Monday, March 30, 2015
We've been to Malaga twice more since my last post and I thought I'd share a host of pictures. I'll keep the commentary short.
Even seating can be art. This is an installation in a small park just across the street from where our bus deposits us in Malaga.
On our first of these two visits we stopped at another art museum. This one had both temporary art and pieces from West Africa including Ghana. This was in interesting juxtaposition. The large round object is not translucent, but more like semi-polished metal, while the central figures are not in it, but about 3 meters away.
These two figures in fact.
There were quite a few examples of these African pieces, which are mostly ceremonial or images of priests and fetishes.
This is a wonderful work of practical whimsy, a functioning jug.
A motley crew.
The building with the art was once the palace of the Bishop of Malaga and quite opulent. The visit was free, too. One area had these tiled murals. A couple of examples.
Note the musician on the right is playing a gaita, an Iberian (Spanish) bagpipe.
This domed ceiling was above a stairwell.
And this coffered ceiling was in above a hallway.
Remember we stopped at the Picasso Museum? I didn't show you any pictures, but did sneak a couple. This is a drawing, and more what you might think of when Picasso comes to mind.
But this is Picasso too - one of his early works.
Back on the streets of Malaga, we see details like this.
Tiled panels outside a lovely bodega.
And a Still Life with Oranges. Fresh orange juice is ubiquitous and in some of the juicing machines an apparatus like this feeds the oranges into the pressing mechanism.
You may remember the Art piece with a rabbit in exercise gear holding up a bench. We hadn't looked up. This installation is directly above it and we found it on this visit. The rabbit is here too.
More tiling - with rather effete men representing working Malagueñans. Trust me, the working men of Spain were and are not this thin or this tall.
We walked past the back side of the cathedral on our way to our next stop.
Which we did not get to by horse and carriage.
Our last visit to Malaga was to see the Alcazaba built in the 11th century by the Arab rulers of the time. It's considered the finest example of Arab fortification still remaining in Spain. Here's a link to a Wikipedia article. http://en.m.wikipedia.org/wiki/Alcazaba_of_M%C3%A1laga
To get to the Fort we got to walk through a long tunnel into the hill so we could ascend by elevator. And this time we were able to convince the ticket seller that we were both retired gentleman, so we paid €0.60 each to visit the area. Normal price for an adult is €2.20. The Spanish respect their elders.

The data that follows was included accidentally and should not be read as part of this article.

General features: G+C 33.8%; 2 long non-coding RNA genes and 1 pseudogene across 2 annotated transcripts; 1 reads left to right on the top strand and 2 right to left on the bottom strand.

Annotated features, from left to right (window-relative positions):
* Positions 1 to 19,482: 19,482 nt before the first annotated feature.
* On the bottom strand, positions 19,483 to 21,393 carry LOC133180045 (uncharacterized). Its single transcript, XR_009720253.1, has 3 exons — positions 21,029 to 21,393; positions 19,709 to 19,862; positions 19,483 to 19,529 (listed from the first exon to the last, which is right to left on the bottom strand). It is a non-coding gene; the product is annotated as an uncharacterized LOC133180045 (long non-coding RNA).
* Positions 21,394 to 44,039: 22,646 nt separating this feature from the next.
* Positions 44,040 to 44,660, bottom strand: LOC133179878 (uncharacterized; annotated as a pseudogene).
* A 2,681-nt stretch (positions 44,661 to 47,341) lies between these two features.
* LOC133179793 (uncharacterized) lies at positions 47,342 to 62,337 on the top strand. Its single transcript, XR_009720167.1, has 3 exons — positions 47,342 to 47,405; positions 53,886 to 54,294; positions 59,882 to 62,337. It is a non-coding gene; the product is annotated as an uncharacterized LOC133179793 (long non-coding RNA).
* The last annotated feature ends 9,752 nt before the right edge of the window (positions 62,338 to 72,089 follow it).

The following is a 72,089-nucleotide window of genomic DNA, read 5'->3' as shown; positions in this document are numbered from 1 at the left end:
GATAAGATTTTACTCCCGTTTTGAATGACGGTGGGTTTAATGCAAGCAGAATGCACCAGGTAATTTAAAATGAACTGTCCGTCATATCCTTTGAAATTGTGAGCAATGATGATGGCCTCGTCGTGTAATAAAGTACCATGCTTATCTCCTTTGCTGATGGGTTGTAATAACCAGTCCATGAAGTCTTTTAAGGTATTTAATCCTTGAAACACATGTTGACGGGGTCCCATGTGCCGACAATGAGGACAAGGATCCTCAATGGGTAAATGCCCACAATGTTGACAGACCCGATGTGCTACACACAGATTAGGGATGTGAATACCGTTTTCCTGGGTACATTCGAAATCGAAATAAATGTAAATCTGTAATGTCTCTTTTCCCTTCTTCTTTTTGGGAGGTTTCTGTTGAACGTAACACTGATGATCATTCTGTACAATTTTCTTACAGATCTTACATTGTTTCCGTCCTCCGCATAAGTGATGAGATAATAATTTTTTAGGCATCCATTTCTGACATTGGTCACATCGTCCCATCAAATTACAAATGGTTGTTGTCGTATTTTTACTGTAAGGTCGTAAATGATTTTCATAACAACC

This costume was on display at the beginning of the tunnel entrance. I don't think the Arabs were this tall though.
As usual, the buildings in the Arab world are decorated with many geometric pieces like this window. Because their religion does not allow representations of faces, their artists poured their talent into these beautiful traceries.
Of course the richly decorated Arab arches are everywhere.
And delicately detailed columns.
Even mosaic floors in entrance ways.
From above one gets marvellous views. The harbour here with a ferry in the right centre.
And a cityscape with the single tower of the cathedral you saw earlier.
I find the architectural volumes of the buildings so beautiful. This narrow alley is actually high in the Fort leading from one defensive position to another.
Through this beautiful arch way, you see a small channel. It's a water course, and water was actually running through it. The Arabs of the time were most adept at getting water to where it was needed.
Just below the Alcazaba is another historic sight from a much earlier era, a Roman theatre.
Note the walls of the Alcazaba directly above.
It was a busy morning of sight seeing. We found a church dedicated to Santiago Apostol, the patron saint of Spain, and of course the inspiration for the Camino de Santiago which we have shared before.
Another Piéta in the church. This polychrome carving is quite well done. For those who care to expand their knowledge, a link to the technique of polychrome for you. http://en.m.wikipedia.org/wiki/Polychrome
This is the Santiago cross which is seen wherever Santiago appears. These were glass panels lying on a wooden platform.
High above the Altar, Santiago reigns, with his staff carrying his water gourd for the pilgrimage. He is very often depicted in this way, although he is missing his robe and his hat with scallop shell.
Another richly decorated ceiling in the church.
Outside a shop sells local Malagueña products including salt fish, cured sausages, olive oil and the local sweet wine, called Malaga Virgen. It's used to make a delicious dish with salt fish, in a sauce with raisins and onions. We had it several times at our local bar down the street for the Menú del dia.
Bacalao Malagueña (at La Aldea on our street in Torremolinos).
In the last several days we've been smelling a beautiful aroma as we walk in the streets. I thought it was jasmine, but today on my walk I discovered the scent is coming from these flowers, which are orange blossoms. It's heavenly.
And I leave you with a bit of whimsy. I'm not sure if my coffee server this morning was attempting to be arty or whether this was an accidental representation of a very pregnant Minnie Mouse, but I appreciated it anyway.
One final image - this one here in Torremlinos. On a street between buildings just off the Paseo Marítimo, this vine grows across, and into the building next door.
This morning we are leaving Torremolinos. We have had two months, enjoying sightseeing, living in another country, eating and drinking perhaps a little too well. Now we are off exploring with stops laid out for the next month. Expect pictures from our stops in the towns and cities along the way to Barcelona and our flight home on April 29.
Monday, March 16, 2015
We took a weekend off while we are here in Torremolinos. Many of you think of us as on holiday. But when you spend two months in the same place, cooking many of your own meals, it feels like home so a weekday jaunt to see another part of the area is reasonable.
Mijas is an hour by bus from Torremilinos, up a hillside. It's a local bus thoug,h so it cost the same as if we were taking a bus into the centre of town from where we live, €1.65.
Here is a dramatic statue of a dove being released. A dove of peace. Of course.
The town is up high, but you can still see the Mediterranean Sea.